This blog answers nearly 25 frequently asked questions about the UK’s Coronavirus Job Retention Scheme.
Under the Coronavirus Job Retention Scheme (CJRS), all UK employers can claim support to continue paying a percentage of their employees’ salary for those employees (known as ‘furloughed’ employees) who would otherwise have been made redundant during this crisis.
There are a lot of specific details within the scheme which organisations and their payroll teams need to fully understand in order to comply with the rules and ensure furloughed employees are paid correctly.
We’ve put together a summary of the most important questions below, which will be updated as and when any new information becomes available.
1. Who can claim?
Organisations that created and started a PAYE payroll scheme on or before 19th March 2020.
2. How much can you claim for full and part-time salaried workers?
You can claim for 80% of the employee’s salary, as in their last pay period prior to 19th March 2020.
However if, based on previous guidance, you have calculated your claim based on the employee’s salary as at 28th February 2020 (and this differs from their salary in their last pay period prior to 19th March 2020) you can choose to still use this calculation for your first claim.
3. What information will be required in order to make a claim?
You will be required to supply the following information:
If you have 100 or more furloughed staff, you will be asked to upload a file with the information rather than input it directly into the HMRC portal.
The file should include the following information for each furloughed employee:
You should retain all records and calculations in respect of your claims.
4. When will employers be able to start claiming?
The online service you will use to claim went live on 20th April 2020.
5. How long will the scheme last?
This is a temporary scheme, starting from 1st March 2020 and lasting until at least the end of June. However, this may be extended if necessary and employers can use this scheme any time during this period.
6. Who can employers claim for?
You can only claim for furloughed employees who were on your PAYE payroll on or before 19th March 2020 and were notified to HMRC on an RTI submission on or before 19th March 2020.
This means an RTI submission notifying payment in respect of that employee to HMRC must have been made on or before the 19th March 2020.
7. What about employees who were previously made redundant or stopped working?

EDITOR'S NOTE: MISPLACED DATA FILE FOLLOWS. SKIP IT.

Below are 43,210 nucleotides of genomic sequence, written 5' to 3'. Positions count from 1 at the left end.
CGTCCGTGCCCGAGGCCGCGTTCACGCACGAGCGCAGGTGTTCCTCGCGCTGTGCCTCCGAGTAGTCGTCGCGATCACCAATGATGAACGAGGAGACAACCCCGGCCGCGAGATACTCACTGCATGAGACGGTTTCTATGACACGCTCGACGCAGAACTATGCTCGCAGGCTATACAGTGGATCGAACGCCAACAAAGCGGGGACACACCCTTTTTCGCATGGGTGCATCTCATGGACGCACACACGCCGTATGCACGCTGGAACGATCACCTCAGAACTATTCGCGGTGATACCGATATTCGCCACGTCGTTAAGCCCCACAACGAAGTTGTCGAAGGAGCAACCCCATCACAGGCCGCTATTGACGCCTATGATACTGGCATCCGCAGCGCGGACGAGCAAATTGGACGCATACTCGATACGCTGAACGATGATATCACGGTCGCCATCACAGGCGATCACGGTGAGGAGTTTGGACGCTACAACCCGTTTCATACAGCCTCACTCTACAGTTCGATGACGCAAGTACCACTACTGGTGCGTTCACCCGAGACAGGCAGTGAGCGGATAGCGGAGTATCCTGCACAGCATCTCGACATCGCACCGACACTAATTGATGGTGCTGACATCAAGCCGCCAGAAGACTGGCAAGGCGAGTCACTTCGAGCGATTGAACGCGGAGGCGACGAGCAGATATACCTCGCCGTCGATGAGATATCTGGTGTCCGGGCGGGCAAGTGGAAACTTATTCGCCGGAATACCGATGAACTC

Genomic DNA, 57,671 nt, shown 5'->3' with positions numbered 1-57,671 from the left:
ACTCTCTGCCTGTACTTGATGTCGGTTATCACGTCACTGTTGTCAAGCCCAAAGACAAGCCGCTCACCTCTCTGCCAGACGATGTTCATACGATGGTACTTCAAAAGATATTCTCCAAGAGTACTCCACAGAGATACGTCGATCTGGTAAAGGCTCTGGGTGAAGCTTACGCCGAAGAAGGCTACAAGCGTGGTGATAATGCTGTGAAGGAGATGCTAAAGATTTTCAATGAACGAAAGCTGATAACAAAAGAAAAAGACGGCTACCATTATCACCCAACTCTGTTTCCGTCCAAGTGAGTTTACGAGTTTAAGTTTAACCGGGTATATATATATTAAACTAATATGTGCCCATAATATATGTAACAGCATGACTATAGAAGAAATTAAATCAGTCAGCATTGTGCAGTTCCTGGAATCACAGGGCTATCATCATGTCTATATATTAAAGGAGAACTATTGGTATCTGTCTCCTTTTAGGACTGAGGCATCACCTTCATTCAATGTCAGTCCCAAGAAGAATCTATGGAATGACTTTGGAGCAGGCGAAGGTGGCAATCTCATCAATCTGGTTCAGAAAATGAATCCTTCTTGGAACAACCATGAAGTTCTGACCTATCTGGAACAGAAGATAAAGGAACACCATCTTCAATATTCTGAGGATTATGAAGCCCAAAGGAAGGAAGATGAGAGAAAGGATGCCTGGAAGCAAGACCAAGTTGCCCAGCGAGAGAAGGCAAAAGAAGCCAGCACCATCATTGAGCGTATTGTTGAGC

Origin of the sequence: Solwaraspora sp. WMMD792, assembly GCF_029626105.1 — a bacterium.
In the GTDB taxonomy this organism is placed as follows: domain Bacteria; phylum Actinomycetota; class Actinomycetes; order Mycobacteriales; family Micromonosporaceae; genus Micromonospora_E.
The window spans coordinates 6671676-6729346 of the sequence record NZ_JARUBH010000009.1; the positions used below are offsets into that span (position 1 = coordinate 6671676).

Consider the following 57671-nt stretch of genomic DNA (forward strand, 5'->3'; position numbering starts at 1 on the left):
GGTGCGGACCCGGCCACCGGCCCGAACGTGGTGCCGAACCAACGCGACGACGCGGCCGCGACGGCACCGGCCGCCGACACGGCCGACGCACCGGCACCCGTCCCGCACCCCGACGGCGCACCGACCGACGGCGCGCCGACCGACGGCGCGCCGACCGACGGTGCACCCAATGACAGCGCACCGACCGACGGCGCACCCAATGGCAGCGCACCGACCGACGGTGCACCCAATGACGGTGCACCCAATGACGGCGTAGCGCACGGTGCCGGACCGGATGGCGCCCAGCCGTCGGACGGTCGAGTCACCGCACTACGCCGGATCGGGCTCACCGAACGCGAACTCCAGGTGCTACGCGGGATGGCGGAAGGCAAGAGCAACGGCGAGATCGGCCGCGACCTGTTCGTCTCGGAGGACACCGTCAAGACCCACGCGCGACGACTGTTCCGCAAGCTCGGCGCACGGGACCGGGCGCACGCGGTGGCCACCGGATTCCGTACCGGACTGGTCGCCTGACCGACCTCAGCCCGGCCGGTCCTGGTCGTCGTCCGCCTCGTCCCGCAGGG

If you made employees redundant or they stopped working for you on or after 28th February 2020, you can re-employ them, put them on furlough and claim for their wages through the scheme.
This includes employees who were made redundant or stopped working for you after 28th February, even if you do not re-employ them until after 19th March. However, this only applies as long as the employee was on your payroll in March and reported to HMRC in the RTI by 19th March 2020.
This also means that an RTI submission notifying payment in respect of that employee to HMRC must have been made on or before 19th March 2020.
If an employee:
their former employer(s) should not re-employ them, put them on furlough and claim for their wages through the scheme.
8. What about employees who went on unpaid leave?
If an employee went on unpaid leave on or before 28th February, you cannot furlough them until the date on which it was agreed they would return from unpaid leave.
9. What about employees returning from statutory leave?
Statutory leave includes maternity leave, paternity leave, shared parental leave, adoption leave, sick leave and parental bereavement leave.
In-line with other employees, claims by employers under the Coronavirus Job Retention Scheme for full-time or part-time employees returning from statutory leave after 28th February 2020 should be calculated against their salary, before tax, not the pay they received whilst on statutory leave.
Claims for those on variable pay, returning from statutory leave, should be calculated using either the:
10. What if an employee is only temporarily furloughed?
Grants will be prorated if your employee is only furloughed for part of a pay period.
11. What about apprentices?
Apprentices can be furloughed but must be allowed to carry on with their training whilst furloughed. You must apply the correct Apprenticeship Minimum Wage (AMW), National Living Wage (NLW), and National Minimum Wage (NMW) whilst they are training.
12. What about foreign nationals?
Foreign nationals are eligible to be furloughed. Grants under the scheme are not counted as ‘access to public funds’ and you can furlough employees on all categories of visa.
13. What about employees who are unable to work because of caring responsibilities?
Employees who are unable to work because they have caring responsibilities resulting from coronavirus can be furloughed. For example, employees who need to look after children can be furloughed.
14. Can public sector contractors be furloughed, in scope of off-payroll working rules (IR35)?
Public sector organisations need to agree furlough arrangements with both the contractor’s personal service company (PSC) and the fee-payer, noting the following:
15. Can administrators use the scheme?
Administrators can use the scheme as before, but only if there is a reasonable likelihood they will rehire employees. For instance, this could be as a result of an administration and pursuit of a sale of the business.